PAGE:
Customer Reviews


4 Reviews


3 star
0

2 star
0

1 star
0

 
 
Average Customer Review
Share your thoughts with other customers
Create your own review
 
 
Most Helpful First | Newest First

4.0 out of 5 stars Intriguing, cool-eyed account of late-Victorian literary scene, 21 May 2014
Verified Purchase(What is this?)
I find myself wavering about this novel. Half of me thinks it’s only medium good—standard, intelligent, late-Victorian/Edwardian fiction, without Stevenson’s quicksilver eye and prose, or even Arnold Bennett’s dogged lyricism. The other half thinks it’s actually rather powerful in the relentlessness of its vision, and almost brutal, in an interesting way —in particular, with what it does with its not-quite heroine Marian Yule.

<i>New Grub Street</i> opens on a note of literal gallows humor, when we see the young Jasper Milvain winding up his sisters by expressing his liking for reading about executions (“There’s a certain satisfaction in reflecting that it is not oneself.”) Jasper has plenty of opportunities to enjoy this charitable sensation as he pursues his arduous path to literary success. His rise is accompanied on all sides by the spectacle of less “adapted” writers (Darwin is definitely a subtext) descending into poverty, sickness, and despair.

This makes the novel sound depressing, and it should be, with this subject matter. In fact, it’s actually quite an enjoyable read. If I can say this without sounding too disparaging, it has something of a soap opera feel about it, with a fairly broad cast of flattish characters choreographed into satisfying moral and emotional geometries. The setting is very interesting and vividly realized: the half-gentlemanly, half-cutthroat world of journalism and literary publishing in 1880s London, with some details curiously reminiscent of today. The appealing minor character Whelpdale finally makes his career with a vanity school for would-be authors—“novel-writing taught in ten lessons”—and a periodical made up of articles measuring no more than two inches in length, with every inch broken into at least two paragraphs, for readers “incapable of sustained attention.”

Some of the historical detail in the book I found fascinating. There’s a weird account of a morning in a smog-filled interior (“The thick black fog penetrated every corner of the house. It could be smelt and tasted … ”). And I loved it when three characters had dinner in an “à la mode beef shop” —perhaps the 1880s equivalent of St John? Sometimes the pleasure in these details is made up of dramatic irony. In this genre, I particularly enjoyed the reference to “one of the most shocking alleys in the worst part of Islington.”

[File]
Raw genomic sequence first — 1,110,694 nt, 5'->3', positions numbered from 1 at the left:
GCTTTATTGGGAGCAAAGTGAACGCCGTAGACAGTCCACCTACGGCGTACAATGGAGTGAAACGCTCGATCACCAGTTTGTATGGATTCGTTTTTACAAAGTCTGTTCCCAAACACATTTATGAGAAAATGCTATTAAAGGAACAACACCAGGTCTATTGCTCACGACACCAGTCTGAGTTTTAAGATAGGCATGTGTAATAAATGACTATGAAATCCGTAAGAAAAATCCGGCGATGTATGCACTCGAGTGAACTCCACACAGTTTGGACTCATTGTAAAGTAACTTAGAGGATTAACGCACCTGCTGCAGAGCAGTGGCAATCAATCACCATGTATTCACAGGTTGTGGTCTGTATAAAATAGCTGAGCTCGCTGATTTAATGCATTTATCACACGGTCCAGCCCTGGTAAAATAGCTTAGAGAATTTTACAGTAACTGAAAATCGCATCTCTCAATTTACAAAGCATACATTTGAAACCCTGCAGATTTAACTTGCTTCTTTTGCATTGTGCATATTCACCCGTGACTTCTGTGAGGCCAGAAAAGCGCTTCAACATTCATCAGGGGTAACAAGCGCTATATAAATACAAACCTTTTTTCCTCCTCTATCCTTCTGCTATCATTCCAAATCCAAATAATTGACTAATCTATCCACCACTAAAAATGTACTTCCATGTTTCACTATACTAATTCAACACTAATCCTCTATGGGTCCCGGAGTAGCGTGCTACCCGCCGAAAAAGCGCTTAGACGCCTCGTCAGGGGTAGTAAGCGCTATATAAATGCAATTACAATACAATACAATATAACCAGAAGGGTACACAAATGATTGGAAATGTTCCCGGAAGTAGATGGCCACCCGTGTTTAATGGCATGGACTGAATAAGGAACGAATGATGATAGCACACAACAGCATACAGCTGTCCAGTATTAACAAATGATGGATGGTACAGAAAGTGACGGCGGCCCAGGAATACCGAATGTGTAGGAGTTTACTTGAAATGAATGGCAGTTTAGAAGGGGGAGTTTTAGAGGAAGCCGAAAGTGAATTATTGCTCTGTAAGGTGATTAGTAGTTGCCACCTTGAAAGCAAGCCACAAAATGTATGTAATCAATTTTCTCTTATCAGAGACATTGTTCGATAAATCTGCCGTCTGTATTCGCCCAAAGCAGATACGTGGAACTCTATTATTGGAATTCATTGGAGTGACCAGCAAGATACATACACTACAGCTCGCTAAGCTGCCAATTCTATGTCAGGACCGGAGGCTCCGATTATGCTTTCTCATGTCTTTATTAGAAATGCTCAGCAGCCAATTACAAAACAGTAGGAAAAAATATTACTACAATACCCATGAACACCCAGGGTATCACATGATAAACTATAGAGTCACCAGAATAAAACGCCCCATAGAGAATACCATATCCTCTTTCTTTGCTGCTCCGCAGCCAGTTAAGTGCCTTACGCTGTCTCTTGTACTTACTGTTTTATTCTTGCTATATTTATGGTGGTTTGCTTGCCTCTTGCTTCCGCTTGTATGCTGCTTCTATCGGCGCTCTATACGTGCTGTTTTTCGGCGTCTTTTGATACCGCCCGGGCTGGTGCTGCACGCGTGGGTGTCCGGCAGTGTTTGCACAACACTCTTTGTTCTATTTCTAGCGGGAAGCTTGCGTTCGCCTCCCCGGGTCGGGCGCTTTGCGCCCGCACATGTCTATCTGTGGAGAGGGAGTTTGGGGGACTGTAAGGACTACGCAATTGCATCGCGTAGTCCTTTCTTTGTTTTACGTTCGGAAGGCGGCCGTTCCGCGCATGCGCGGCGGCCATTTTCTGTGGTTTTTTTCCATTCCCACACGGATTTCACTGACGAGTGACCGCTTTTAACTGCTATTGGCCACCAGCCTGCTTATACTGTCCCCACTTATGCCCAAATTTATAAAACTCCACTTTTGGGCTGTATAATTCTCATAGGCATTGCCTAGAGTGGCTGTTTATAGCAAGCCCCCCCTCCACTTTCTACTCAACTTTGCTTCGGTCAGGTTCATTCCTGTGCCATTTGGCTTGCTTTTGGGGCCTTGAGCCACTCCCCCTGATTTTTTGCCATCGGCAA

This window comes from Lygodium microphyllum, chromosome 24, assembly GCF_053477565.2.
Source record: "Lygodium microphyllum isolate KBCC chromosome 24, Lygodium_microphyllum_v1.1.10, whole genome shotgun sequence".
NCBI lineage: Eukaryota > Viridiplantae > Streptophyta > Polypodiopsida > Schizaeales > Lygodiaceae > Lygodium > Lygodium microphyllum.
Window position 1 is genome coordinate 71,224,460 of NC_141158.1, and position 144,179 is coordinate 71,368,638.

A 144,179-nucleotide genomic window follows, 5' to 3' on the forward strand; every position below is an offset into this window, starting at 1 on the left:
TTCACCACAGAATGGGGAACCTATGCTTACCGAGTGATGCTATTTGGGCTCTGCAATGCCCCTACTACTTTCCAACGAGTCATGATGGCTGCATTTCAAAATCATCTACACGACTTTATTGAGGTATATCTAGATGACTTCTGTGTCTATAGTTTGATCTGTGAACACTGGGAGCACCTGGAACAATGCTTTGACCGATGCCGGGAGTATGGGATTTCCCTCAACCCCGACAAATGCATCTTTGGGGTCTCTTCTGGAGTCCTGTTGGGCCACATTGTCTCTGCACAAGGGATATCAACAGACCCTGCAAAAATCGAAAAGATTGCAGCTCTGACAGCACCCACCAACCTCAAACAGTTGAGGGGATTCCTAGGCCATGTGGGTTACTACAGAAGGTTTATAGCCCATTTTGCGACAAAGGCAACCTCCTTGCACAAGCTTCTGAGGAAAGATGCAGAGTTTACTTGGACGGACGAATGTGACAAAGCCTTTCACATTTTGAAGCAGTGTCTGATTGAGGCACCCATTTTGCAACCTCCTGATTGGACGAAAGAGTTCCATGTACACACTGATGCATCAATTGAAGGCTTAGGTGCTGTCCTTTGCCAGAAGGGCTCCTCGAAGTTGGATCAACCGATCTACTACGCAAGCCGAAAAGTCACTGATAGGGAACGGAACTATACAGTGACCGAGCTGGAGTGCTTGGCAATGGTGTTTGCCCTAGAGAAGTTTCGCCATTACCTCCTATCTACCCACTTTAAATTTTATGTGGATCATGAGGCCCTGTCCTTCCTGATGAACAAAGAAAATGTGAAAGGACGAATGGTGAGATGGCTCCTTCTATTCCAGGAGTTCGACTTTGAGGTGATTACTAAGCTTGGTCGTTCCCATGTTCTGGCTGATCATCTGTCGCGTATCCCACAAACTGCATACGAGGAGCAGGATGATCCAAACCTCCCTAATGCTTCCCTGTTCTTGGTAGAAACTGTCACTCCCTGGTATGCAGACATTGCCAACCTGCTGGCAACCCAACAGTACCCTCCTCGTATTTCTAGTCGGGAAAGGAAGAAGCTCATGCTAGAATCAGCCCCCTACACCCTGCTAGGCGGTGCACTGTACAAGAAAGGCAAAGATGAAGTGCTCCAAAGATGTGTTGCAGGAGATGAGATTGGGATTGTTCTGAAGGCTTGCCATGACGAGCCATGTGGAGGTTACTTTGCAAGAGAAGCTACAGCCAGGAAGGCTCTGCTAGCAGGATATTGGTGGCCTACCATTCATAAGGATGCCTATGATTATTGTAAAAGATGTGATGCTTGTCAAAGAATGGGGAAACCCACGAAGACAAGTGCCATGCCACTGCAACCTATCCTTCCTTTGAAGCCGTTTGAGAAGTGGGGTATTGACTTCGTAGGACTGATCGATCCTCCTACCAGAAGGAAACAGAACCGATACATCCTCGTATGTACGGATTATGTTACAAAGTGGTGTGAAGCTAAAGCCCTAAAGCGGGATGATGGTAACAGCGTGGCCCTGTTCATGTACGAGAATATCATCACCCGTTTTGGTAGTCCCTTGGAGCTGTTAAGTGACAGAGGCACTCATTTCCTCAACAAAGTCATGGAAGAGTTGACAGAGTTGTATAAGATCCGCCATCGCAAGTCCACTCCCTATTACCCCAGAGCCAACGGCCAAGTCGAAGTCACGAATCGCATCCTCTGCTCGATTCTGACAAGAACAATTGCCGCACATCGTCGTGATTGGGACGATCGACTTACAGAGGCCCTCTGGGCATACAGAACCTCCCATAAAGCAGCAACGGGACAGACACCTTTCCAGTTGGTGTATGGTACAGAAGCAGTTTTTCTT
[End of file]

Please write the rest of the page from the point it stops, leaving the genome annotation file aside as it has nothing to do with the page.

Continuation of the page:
Help other customers find the most helpful reviews 
Was this review helpful to you? Yes No


5.0 out of 5 stars Gissing's most memorable novel and still relevant to this day, 23 Jun. 2015
Verified Purchase(What is this?)
This review is from: New Grub Street (English Library) (Paperback)
My favourite Gissing novel. It is something you can read over and over again. He pretty much captures the literary world of Victorian London in a nutshell. Now I am going try out The Selected Stories of Morley Roberts, which I notice have just been published by Victorian Secrets (June 2015) and promises to be very interesting, as he was Gissing's best friend and wrote a controversial biography about him.
Help other customers find the most helpful reviews 
Was this review helpful to you? Yes No


5.0 out of 5 stars Surprisingly Good Tragedy, 11 Aug. 2014
This review is from: New Grub Street (English Library) (Paperback)
This book was a surprise to me; I wasn't expecting to read it so quickly given the length and seemingly dull plot. But I was thoroughly engaged and even found myself shedding a tear. The characters were masterfully drawn and my feelings and thoughts towards them changed so subtly that I felt enlightened rather than manipulated.
Help other customers find the most helpful reviews 
Was this review helpful to you? Yes No


1 of 2 people found the following review helpful
4.0 out of 5 stars The original Ed Reardon's week, 25 Jan. 2012
Verified Purchase(What is this?)
This review is from: New Grub Street (English Library) (Paperback)
I'd long been a follower of Ed reardon's week. This novel introduces the characters upon which those of the radio4 sitcom are based. It's slightly sentimental & I often felt a desire to grab Edwin by the shoulders to shake some sense of the real world into him, but I thoroughly this antecedent of Patrick Hamilton & Julian MacLaren-Ross.
Help other customers find the most helpful reviews 
Was this review helpful to you? Yes No


Most Helpful First | Newest First

This product

New Grub Street (English Library)
New Grub Street (English Library) by George Gissing (Paperback - 24 Jun. 1976)
£9.99
In stock
Add to basket Add to wishlist
Only search this product's reviews